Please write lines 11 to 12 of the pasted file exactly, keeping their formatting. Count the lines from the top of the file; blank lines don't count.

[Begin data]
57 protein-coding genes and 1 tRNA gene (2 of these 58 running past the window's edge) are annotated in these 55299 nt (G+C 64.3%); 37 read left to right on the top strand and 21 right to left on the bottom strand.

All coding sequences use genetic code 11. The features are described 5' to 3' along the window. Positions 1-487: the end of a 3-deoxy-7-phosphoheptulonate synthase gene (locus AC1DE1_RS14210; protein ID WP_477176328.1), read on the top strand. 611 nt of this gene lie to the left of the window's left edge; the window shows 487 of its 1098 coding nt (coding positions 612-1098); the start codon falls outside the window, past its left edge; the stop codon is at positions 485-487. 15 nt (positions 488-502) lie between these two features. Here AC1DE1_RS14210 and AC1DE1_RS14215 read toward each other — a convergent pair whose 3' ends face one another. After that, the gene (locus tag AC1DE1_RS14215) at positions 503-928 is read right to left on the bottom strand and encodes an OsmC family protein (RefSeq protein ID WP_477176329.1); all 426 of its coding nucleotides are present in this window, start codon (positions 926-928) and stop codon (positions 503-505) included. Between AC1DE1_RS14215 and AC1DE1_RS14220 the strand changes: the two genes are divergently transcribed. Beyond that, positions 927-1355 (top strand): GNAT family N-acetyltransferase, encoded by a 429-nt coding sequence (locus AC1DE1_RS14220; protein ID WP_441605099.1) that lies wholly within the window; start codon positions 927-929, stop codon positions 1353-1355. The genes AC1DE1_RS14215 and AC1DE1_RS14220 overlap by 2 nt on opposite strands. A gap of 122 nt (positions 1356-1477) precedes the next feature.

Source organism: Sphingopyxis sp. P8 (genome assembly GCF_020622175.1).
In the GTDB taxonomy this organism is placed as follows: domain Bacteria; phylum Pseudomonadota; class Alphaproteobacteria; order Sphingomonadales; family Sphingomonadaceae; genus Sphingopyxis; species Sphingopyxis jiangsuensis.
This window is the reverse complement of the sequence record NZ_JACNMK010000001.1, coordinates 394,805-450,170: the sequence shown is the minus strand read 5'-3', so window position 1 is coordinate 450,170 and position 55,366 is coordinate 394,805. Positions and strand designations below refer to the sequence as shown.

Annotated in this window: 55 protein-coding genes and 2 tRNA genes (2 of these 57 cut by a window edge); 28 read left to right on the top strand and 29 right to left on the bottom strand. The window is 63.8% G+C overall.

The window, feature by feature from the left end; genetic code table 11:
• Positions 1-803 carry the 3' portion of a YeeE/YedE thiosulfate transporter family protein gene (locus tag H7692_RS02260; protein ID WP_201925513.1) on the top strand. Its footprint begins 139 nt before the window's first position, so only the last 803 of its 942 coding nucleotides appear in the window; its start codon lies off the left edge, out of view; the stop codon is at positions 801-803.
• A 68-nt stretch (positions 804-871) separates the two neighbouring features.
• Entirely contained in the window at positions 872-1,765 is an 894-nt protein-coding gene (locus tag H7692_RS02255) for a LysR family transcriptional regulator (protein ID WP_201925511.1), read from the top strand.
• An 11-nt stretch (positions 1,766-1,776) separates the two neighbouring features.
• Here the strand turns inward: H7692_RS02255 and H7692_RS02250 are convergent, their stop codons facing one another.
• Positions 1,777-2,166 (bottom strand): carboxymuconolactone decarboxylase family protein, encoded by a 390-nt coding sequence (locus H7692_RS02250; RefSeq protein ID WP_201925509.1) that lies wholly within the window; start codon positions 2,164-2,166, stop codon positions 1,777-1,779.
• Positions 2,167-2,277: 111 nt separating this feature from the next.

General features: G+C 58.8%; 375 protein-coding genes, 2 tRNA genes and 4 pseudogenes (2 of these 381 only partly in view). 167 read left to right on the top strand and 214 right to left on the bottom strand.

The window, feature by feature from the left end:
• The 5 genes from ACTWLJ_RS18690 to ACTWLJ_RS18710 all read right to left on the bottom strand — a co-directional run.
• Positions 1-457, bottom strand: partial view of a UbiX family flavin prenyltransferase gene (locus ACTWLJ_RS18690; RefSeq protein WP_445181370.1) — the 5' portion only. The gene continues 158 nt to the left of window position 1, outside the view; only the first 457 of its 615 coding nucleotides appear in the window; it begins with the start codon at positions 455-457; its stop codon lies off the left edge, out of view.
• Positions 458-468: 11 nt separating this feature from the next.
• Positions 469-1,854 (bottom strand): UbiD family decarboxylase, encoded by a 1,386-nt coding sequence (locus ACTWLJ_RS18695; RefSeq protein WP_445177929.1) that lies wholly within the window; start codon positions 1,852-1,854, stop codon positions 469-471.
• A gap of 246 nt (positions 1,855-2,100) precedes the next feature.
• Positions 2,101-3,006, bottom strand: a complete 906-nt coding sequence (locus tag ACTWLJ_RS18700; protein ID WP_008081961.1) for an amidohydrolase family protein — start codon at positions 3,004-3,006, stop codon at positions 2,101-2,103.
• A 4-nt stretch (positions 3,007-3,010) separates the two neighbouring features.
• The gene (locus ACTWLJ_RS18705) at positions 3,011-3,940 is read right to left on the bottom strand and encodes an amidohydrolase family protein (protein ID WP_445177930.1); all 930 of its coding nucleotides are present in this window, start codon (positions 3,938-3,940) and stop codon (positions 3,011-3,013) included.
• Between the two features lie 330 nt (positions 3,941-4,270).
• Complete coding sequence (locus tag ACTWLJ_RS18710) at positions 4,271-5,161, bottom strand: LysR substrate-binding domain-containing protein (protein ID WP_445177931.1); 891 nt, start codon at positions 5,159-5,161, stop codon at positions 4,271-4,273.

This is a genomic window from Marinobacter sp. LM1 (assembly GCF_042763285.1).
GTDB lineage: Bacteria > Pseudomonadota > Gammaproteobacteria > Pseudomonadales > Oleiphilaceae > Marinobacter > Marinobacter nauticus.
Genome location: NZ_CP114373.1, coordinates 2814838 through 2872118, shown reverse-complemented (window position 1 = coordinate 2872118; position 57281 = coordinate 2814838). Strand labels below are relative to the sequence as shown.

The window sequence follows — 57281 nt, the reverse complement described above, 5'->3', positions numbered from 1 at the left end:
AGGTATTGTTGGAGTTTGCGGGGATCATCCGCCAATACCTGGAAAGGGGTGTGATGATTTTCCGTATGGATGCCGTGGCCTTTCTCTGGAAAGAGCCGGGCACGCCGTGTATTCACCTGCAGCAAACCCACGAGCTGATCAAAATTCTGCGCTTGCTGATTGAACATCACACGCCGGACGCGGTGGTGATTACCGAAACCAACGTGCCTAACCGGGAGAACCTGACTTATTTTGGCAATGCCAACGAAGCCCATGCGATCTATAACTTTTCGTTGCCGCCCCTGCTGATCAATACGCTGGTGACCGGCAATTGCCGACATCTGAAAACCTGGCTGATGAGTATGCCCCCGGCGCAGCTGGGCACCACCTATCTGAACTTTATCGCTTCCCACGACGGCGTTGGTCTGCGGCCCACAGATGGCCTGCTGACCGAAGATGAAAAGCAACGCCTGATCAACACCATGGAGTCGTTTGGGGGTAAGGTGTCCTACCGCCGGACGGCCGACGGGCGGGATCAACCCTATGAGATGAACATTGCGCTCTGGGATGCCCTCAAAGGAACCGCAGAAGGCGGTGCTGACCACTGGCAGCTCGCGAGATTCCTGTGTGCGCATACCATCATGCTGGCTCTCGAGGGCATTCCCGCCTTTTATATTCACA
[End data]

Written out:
• An 11-nt stretch (positions 1,766-1,776) separates the two neighbouring features.
• Here the strand turns inward: H7692_RS02255 and H7692_RS02250 are convergent, their stop codons facing one another.